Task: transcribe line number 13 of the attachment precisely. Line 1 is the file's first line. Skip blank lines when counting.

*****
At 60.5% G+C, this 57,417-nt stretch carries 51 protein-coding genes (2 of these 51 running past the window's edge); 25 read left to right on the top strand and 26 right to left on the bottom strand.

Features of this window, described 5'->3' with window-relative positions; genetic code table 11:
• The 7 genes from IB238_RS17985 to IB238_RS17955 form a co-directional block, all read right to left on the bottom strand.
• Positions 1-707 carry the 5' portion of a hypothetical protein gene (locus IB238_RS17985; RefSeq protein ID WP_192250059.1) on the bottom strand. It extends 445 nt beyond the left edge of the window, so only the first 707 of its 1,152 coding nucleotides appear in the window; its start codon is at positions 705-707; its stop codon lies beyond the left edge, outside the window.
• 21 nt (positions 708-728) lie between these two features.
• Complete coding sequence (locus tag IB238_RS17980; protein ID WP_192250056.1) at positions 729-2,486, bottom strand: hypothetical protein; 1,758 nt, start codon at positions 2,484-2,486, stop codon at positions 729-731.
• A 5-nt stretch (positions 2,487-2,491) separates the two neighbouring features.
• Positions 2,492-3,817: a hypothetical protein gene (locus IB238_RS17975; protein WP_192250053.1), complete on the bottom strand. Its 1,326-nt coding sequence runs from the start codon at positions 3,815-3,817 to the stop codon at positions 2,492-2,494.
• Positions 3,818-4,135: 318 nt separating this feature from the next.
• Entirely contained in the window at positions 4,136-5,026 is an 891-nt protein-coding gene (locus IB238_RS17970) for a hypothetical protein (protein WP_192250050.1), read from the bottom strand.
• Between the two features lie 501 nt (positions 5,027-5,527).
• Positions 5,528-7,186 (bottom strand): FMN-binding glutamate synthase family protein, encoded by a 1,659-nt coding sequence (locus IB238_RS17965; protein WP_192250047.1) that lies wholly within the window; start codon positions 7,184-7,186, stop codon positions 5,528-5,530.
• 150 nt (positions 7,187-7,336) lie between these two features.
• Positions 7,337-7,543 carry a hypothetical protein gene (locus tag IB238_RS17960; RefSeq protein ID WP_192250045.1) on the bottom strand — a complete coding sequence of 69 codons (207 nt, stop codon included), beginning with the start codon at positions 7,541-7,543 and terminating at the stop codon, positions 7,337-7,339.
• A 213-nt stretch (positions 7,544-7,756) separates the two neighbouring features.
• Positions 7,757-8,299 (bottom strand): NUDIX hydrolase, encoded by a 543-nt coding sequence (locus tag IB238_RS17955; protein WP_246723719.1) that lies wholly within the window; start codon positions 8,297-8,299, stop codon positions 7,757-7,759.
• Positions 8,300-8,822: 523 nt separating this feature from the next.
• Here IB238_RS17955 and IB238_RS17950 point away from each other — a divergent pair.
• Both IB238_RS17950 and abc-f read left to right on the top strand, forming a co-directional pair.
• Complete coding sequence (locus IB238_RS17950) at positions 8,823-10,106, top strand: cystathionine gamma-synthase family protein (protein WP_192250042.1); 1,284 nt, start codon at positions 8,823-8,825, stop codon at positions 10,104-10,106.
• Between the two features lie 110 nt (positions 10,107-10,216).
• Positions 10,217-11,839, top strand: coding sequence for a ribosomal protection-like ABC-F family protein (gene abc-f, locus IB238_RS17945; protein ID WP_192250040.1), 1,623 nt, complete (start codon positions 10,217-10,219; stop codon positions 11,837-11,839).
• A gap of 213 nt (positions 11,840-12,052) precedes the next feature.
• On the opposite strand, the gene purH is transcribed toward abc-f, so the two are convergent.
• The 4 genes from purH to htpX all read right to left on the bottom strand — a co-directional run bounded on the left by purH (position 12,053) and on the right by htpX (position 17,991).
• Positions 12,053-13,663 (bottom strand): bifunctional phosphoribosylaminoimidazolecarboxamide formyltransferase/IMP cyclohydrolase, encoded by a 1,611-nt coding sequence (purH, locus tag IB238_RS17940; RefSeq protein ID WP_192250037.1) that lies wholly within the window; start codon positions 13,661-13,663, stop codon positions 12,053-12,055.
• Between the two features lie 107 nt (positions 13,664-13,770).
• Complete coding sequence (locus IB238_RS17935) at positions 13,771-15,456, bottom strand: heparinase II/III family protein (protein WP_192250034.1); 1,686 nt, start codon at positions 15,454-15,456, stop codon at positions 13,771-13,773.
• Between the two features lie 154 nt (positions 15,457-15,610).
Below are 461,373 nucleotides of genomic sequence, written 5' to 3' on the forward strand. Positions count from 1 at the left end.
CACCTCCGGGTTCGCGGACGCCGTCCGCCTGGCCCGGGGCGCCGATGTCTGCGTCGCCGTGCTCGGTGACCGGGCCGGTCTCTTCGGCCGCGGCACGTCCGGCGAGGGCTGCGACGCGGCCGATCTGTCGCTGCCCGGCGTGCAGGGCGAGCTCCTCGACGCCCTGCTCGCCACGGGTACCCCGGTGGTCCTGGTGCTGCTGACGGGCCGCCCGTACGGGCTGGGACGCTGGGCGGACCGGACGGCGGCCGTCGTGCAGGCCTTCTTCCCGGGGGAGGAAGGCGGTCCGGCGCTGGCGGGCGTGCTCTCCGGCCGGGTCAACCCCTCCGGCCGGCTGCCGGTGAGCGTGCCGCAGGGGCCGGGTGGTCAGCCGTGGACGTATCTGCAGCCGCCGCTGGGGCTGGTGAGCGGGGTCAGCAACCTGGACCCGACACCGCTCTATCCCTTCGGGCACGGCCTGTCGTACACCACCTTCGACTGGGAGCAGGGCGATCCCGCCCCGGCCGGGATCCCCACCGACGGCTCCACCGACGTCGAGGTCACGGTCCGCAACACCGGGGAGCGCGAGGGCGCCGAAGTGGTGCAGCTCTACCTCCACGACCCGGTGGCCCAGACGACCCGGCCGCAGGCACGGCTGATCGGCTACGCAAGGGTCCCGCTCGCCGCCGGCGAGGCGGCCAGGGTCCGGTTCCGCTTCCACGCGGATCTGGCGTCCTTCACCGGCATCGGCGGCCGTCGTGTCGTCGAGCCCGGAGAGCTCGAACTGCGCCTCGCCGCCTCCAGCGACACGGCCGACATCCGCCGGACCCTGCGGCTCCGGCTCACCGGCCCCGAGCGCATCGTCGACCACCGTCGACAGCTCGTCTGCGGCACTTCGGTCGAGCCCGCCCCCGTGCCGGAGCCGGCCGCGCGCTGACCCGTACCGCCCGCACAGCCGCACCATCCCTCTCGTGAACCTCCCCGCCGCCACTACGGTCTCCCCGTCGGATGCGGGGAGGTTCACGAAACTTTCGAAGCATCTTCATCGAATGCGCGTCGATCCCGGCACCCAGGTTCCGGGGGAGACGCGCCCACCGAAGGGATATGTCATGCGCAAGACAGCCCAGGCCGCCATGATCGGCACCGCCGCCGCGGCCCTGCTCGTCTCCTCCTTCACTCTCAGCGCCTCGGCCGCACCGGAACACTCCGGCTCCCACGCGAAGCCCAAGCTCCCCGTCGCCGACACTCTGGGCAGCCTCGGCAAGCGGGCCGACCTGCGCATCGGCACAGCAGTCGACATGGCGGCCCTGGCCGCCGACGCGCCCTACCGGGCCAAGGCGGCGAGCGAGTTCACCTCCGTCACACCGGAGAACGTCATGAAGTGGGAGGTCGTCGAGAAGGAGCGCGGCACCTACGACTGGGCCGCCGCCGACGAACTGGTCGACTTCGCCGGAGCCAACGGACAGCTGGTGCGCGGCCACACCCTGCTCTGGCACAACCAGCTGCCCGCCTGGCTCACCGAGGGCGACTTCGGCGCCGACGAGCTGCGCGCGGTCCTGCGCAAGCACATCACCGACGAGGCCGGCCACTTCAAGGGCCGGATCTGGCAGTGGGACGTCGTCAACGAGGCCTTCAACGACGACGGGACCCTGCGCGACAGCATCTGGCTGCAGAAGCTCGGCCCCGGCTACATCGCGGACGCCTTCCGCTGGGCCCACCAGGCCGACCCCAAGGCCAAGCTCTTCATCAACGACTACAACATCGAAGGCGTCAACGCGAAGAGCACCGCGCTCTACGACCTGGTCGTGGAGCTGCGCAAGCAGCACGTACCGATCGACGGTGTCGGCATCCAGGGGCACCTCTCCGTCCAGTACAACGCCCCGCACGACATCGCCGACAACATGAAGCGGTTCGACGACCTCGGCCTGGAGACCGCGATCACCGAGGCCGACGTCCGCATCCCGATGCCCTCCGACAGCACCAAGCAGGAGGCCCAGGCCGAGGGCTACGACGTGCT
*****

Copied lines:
• 150 nt (positions 7,187-7,336) lie between these two features.